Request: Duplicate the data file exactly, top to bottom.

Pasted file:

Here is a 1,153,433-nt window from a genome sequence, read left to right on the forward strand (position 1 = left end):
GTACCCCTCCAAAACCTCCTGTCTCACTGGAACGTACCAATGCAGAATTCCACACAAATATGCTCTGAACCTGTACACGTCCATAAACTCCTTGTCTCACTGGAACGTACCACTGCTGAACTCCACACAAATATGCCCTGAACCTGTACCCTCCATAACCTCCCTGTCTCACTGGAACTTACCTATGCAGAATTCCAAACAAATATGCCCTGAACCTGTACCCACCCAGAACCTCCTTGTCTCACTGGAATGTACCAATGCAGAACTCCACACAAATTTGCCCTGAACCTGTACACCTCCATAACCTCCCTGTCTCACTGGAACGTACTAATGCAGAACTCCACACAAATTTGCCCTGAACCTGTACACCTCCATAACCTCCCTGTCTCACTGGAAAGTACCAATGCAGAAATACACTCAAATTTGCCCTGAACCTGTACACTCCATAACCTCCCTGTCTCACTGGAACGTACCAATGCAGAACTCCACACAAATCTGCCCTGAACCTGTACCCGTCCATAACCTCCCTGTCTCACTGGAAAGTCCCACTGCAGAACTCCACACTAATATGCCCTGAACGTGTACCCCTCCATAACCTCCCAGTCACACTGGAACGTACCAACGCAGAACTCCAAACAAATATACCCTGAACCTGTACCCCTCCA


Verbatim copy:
Here is a 1,153,433-nt window from a genome sequence, read left to right on the forward strand (position 1 = left end):
GTACCCCTCCAAAACCTCCTGTCTCACTGGAACGTACCAATGCAGAATTCCACACAAATATGCTCTGAACCTGTACACGTCCATAAACTCCTTGTCTCACTGGAACGTACCACTGCTGAACTCCACACAAATATGCCCTGAACCTGTACCCTCCATAACCTCCCTGTCTCACTGGAACTTACCTATGCAGAATTCCAAACAAATATGCCCTGAACCTGTACCCACCCAGAACCTCCTTGTCTCACTGGAATGTACCAATGCAGAACTCCACACAAATTTGCCCTGAACCTGTACACCTCCATAACCTCCCTGTCTCACTGGAACGTACTAATGCAGAACTCCACACAAATTTGCCCTGAACCTGTACACCTCCATAACCTCCCTGTCTCACTGGAAAGTACCAATGCAGAAATACACTCAAATTTGCCCTGAACCTGTACACTCCATAACCTCCCTGTCTCACTGGAACGTACCAATGCAGAACTCCACACAAATCTGCCCTGAACCTGTACCCGTCCATAACCTCCCTGTCTCACTGGAAAGTCCCACTGCAGAACTCCACACTAATATGCCCTGAACGTGTACCCCTCCATAACCTCCCAGTCACACTGGAACGTACCAACGCAGAACTCCAAACAAATATACCCTGAACCTGTACCCCTCCA